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CTC Red Bank line

Chattanooga Traction Company

Red Bank line

Prior to the construction of the Chattanooga Traction Company's Red Bank (or Dry Valley as it was then known) line, freight service had been provided by a connection using an incline railway and ferries to a connection with the Nashville, Chattanooga & St. Louis Railway. When the announcement was made in 1915 that the company had purchased right-of-way from near Valdeau (the south end of Red Bank) to a point near Hixson on the CNO&TP main where a connection would be made for interchanging freight cars.

The line ran north from a junction with the original Signal Mountain line, very near the intersection of Moccasin Bend Road and Elmwood Drive, through Red Bank (roughly paralleling Dayton Boulevard), until at Harding Road it branched off to the northeast, passing through Lupton City and eventually connecting to the CNO&TP mainline just north of Tenbridge (the railroad's name for the bridge crossing the Tennessee River below the Chickamauga Dam).

Construction on the line began in November 1915, and operations on the line began in July of 1916. However, the Company was unable to acquire the copper wire necessary to permit operation of the electric streetcars and consequently the route was operated for freight service only. A short time later, in early 1917, the part of the route from the junction with the CNO&TP Railway to Harding Road was sold to the CNO&TP so that the Traction Company could avoid coming under the jurisdiction of the Interstate Commerce Commission.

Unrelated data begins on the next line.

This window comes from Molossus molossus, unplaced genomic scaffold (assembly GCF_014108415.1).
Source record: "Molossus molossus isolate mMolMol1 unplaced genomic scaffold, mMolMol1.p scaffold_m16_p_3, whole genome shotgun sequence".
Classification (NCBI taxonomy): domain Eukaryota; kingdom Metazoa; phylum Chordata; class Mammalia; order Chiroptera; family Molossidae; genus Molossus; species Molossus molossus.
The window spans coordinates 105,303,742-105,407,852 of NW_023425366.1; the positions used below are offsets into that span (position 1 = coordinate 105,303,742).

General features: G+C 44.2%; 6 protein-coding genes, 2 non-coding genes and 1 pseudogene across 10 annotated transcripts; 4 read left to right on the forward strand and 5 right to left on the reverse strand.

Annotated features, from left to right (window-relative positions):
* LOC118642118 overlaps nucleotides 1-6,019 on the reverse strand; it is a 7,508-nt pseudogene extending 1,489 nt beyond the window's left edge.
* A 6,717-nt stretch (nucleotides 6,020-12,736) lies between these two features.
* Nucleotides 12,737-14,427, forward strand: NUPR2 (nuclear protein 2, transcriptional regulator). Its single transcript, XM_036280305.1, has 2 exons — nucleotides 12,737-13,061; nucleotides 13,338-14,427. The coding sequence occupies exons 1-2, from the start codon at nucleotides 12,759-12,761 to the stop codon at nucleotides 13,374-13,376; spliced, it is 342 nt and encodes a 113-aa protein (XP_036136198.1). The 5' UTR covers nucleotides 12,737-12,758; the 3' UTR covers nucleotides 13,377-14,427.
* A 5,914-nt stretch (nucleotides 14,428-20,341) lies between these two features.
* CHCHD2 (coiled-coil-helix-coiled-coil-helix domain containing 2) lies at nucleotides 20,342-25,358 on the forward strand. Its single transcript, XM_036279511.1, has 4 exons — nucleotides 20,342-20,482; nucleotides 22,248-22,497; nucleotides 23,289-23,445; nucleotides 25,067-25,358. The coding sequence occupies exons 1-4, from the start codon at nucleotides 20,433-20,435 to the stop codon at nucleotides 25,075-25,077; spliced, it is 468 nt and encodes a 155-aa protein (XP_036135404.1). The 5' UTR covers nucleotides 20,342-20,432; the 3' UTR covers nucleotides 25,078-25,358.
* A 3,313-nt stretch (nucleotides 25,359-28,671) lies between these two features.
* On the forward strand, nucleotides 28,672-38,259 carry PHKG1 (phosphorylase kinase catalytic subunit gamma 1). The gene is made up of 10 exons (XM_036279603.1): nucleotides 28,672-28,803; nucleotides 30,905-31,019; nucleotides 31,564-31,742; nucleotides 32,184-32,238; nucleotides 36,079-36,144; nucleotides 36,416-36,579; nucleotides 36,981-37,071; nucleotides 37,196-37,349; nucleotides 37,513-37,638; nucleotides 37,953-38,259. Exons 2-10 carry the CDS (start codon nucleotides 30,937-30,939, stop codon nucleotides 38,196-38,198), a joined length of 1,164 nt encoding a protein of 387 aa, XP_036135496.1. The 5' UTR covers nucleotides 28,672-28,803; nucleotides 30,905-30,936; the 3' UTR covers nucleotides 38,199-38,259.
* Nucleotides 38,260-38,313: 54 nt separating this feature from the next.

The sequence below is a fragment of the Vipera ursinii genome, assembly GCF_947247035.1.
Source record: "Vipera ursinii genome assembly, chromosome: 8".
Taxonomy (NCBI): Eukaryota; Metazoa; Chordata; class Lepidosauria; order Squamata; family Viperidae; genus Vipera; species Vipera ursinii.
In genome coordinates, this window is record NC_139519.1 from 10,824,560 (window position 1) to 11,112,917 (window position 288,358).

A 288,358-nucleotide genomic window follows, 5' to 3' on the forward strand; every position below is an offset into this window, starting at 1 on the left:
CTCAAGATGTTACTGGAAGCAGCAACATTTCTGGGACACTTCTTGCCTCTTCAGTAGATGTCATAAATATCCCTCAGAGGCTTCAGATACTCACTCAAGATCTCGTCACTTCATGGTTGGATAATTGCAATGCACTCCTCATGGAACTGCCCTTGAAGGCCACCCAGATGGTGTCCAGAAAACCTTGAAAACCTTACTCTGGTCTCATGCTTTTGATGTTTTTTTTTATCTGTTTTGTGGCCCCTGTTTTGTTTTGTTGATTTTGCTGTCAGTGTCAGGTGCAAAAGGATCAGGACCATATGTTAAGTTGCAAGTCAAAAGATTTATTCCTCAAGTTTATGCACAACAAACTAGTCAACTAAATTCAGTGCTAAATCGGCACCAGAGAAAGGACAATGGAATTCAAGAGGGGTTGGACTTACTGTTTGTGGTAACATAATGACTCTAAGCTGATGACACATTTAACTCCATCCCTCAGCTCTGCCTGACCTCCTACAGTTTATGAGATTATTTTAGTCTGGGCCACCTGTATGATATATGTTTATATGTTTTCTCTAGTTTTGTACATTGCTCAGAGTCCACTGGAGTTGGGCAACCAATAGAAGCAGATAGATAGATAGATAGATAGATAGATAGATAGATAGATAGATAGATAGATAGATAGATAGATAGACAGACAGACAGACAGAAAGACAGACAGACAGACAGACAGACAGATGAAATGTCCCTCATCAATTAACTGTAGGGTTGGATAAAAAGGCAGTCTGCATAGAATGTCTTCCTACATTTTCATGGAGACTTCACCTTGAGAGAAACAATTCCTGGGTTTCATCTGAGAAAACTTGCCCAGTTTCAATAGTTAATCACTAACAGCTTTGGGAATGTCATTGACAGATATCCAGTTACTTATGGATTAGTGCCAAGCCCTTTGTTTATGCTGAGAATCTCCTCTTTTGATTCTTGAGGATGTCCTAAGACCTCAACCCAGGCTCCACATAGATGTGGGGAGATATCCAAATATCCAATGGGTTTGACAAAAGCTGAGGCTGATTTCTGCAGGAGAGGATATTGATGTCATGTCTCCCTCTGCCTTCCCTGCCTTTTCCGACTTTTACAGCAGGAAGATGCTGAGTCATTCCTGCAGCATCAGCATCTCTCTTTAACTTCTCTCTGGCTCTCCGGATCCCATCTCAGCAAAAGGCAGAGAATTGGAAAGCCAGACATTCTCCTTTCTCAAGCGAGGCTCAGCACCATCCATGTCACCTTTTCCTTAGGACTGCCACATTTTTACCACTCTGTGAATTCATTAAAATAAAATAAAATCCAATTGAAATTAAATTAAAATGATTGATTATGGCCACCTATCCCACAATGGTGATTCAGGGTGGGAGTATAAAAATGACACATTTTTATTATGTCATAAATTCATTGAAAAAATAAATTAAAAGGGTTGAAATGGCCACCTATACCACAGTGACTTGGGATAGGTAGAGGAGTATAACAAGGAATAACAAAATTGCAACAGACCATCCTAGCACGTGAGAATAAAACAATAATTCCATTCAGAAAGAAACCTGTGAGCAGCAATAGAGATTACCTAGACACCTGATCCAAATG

At the same time, the copper wires needed had been acquired and were quickly installed, with passenger service commencing in March of 1917. However, the line would only receive about a decade of passenger service before the state was petitioned by the Company to discontinue passenger service in 1927, claiming that the line was continuously losing money. While the state originally granted the company's request, it was subsequently reversed, with the result that when streetcar service was temporarily restored, passengers had to transfer cars at the junction with the Signal Mountain line and only the Signal Mountain route continued to operate into the downtown area. Eventually, the community agreed to a plan that would replace the streetcars with buses, and at the end of March 1928 passenger service along the Dry Valley line ended.

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